Throughout the 2011 season and now in the buildup to the free agency frenzy and the 2012 NFL draft, the name Peyton Hillis has been accompanied by drama. It is time the Cleveland Browns dispel the theory mongering and let Hillis go.
There was a time not so long ago when Peyton Hillis emerged from relative obscurity to endear Cleveland fans during his 2010 breakout season. His was a running style that produced gritty, head-down, feet-charging-forward runs to the tune of nearly 1,200 yards, 11 touchdowns and a substantial 4.4 yards per carry.
The most key stat of that breakout 2010 season, though, was Hillis’ games played, which was perfect at sixteen for the season.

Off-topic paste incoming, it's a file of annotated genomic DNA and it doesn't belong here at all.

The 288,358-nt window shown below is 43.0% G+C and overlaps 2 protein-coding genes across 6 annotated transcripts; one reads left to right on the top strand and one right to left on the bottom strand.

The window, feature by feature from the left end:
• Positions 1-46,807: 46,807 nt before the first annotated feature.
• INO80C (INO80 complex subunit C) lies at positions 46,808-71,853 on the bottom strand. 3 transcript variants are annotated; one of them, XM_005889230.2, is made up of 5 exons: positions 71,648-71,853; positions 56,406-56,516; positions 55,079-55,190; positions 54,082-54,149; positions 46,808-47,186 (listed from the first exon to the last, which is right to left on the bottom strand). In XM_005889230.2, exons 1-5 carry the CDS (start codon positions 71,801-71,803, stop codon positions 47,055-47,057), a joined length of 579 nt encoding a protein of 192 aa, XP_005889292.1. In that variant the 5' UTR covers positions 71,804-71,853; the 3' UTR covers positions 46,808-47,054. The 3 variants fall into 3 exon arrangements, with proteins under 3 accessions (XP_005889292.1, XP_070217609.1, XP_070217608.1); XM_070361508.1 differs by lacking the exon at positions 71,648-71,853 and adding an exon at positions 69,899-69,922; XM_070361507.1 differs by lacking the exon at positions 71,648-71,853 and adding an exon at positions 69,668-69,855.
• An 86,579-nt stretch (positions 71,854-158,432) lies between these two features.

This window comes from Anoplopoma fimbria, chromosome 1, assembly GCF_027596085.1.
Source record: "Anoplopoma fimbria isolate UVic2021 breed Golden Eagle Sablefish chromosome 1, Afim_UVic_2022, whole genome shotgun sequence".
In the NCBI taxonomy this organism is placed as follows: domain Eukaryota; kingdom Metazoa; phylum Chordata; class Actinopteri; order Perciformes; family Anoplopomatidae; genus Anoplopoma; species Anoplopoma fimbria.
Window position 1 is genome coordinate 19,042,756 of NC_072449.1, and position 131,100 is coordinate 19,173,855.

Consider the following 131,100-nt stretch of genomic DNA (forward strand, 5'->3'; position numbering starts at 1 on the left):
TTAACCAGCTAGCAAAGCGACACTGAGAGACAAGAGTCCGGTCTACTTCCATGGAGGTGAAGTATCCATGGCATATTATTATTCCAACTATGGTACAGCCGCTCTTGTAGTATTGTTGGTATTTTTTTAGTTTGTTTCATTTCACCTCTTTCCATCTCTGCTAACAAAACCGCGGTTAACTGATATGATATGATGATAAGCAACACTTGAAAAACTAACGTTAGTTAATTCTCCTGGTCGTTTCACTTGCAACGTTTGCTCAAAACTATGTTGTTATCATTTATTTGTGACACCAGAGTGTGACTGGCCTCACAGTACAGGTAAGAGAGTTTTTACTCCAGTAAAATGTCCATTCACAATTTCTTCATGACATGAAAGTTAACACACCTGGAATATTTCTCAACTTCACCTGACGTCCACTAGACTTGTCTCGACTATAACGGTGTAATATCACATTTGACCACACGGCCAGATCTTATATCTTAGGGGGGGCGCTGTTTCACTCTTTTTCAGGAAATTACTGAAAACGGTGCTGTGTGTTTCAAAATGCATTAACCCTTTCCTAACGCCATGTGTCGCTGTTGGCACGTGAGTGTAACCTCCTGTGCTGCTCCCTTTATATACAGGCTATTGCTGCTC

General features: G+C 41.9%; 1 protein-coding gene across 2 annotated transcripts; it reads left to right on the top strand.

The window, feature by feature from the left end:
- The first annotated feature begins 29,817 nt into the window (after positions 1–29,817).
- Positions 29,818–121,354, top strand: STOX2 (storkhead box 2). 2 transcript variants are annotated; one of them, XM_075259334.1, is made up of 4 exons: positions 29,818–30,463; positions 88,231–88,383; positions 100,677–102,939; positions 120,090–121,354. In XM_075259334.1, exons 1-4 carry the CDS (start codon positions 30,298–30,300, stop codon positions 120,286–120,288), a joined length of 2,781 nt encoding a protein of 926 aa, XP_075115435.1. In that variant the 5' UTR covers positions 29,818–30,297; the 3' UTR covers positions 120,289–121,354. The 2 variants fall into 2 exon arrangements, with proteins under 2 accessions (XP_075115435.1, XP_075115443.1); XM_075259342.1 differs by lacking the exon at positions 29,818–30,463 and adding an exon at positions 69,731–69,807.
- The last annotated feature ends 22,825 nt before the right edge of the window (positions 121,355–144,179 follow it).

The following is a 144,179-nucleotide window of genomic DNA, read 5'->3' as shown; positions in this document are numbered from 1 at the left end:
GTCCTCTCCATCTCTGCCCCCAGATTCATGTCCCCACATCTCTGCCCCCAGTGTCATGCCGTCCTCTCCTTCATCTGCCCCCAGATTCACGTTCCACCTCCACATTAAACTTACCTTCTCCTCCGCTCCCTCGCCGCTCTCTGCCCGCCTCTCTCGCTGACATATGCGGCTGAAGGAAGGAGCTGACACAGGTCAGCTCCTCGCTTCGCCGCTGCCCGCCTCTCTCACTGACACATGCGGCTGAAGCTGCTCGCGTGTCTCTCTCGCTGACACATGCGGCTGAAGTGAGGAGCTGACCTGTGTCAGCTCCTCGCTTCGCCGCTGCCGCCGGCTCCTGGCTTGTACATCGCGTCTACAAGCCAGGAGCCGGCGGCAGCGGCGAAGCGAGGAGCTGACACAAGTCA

Then last year happened. You can call it a video game jinx, a hob-goblin curse or relate it to whatever other fanciful rationale you like, but Peyton Hillis revealed the very strong possibility that he may simply be an average back that had a great year due to an element of anonymity.
Of course, there is validity to the idea that a player cannot be productive and help his team if he is not on the field, and Hillis only played 10 games last year.
However, that does not negate the question of a player’s desire to play through such injuries. Nor does it excuse him from, despite his time as a sideline spectator, failing to be a supportive and positive force, which would enable him to supplant his lack of on-field time.
These recurring questions—the severity of certain injuries Hillis sustained, teammates' mounting doubts of his devotion to the concept of team, the dramafest that has accompanied his name—are all factors in the rationale to move forward without him.
The next few slides will color this rationale in further detail.